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Shakespeare quotes page

PLAY: All’s Well that Ends Well
ACT/SCENE: 4.2
SPEAKER: Diana
CONTEXT:
BERTRAM
How have I sworn!
DIANA
‘Tis not the many oaths that makes the truth,
But the plain single vow that is vow’d true.
What is not holy, that we swear not by,
But take the High’st to witness: then, pray you, tell me,
If I should swear by God’s great attributes,
I loved you dearly, would you believe my oaths,
When I did love you ill? This has no holding,
To swear by him whom I protest to love,
That I will work against him: therefore your oaths
Are words and poor conditions, but unseal’d,
At least in my opinion.

DUTCH:
Een tal van eeden maakt de trouw niet hecht;
Een eed, eenvoudig, waar en trouw, volstaat;
Men zweert slechts bij wat heilig is, vooral
Bij de’ Allerhoogste;


MORE:
Cited in Shakespeare’s Legal Maxims (William Lowes Rushton)
The many=The number of
Single=One; sincere
Ill=Poorly; not at all
Unsealed=Without a (validating) seal
Compleat:
Ill=Quaad, ondeugend, onpasselijk
Sealed=Gezegeld, verzegeld
To set a seal to a thing=Een zegel aan iets steeken/hangen

Topics: truth, honesty, love, promise

PLAY: Richard II
ACT/SCENE: 2.2
SPEAKER: King Richard II
CONTEXT:
GREEN
Besides, our nearness to the king in love
Is near the hate of those love not the king.
BAGOT
And that’s the wavering commons: for their love
Lies in their purses, and whoso empties them
By so much fills their hearts with deadly hate.
BUSHY
Wherein the king stands generally condemn’d.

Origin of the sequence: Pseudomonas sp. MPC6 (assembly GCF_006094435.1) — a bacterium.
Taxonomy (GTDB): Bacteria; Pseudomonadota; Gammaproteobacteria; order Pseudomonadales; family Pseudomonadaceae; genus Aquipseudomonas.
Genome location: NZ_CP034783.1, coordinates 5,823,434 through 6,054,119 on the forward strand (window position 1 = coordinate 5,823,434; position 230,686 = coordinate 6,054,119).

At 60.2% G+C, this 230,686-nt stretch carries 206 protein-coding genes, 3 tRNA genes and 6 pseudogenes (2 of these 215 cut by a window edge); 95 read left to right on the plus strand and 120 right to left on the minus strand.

BAGOT
If judgement lie in them, then so do we,
Because we ever have been near the king.

DUTCH:
De wank’lende gemeenten! hare liefde
Ligt in haar buidels, en wie deze leêgt,
Vult wis haar hart met doodelijken haat.

MORE:

Wavering=Fickle
Commons=The common people, commoners

Compleat:
Wavering=Waggeling; wapperende, twyffelachtig, ongestadig
The common (vulgar) people=Het gemeene Volk

Topics: love, money, respect, judgment

PLAY: Coriolanus
ACT/SCENE: 2.2
SPEAKER: Second officer
CONTEXT:
FIRST OFFICER
That’s a brave fellow, but he’s vengeance proud and loves not the common people.
SECOND OFFICER
Faith, there had been many great men that have
flattered the people, who ne’er loved them; and there
be many that they have loved, they know not
wherefore: so that, if they love they know not why,
they hate upon no better a ground: therefore, for
Coriolanus neither to care whether they love or hate
him manifests the true knowledge he has in their
disposition; and out of his noble carelessness lets
them plainly see’t.

DUTCH:
Nu, er zijn vele groote mannen geweest, . die het volk gevleid hebben en het toch nooit mochten lijden; en er zijn er velen, waar het volk van hield, zonder dat het wist waarom.

MORE:
Schmidt:
Manifest=Make obvious, evident, not doubtful
Disposition=Natural constitution of the mind, temper, character, sentiments
Carelessness=Lack of concern, indifference

Compleat:
To manifest=Openbaaren, openbaar maaken
Carelessness=Zorgeloosheid, kommerloosheid, onachtzaamheid, achteloosheid

Topics: truth, flattery, deception, love, respect

PLAY: Hamlet
ACT/SCENE: 3.2
SPEAKER: Player King
CONTEXT:
For ’tis a question left us yet to prove,
Whether love lead fortune, or else fortune love.
The great man down, you mark his favorite flies.
The poor advanced makes friends of enemies.
And hitherto doth love on fortune tend,

DUTCH:
Het is zelfs de vraag of liefde het lot bestuurt of het lot de liefde. /
Want op de vraag wacht men nog steeds bescheid, Of liefde ‘t lot, dan ‘t lot de lief de leidt? /
Want ‘t is een open vraag, als ‘n lastge som, Of liefde leidt het lot of andersom.

MORE:
Schmidt: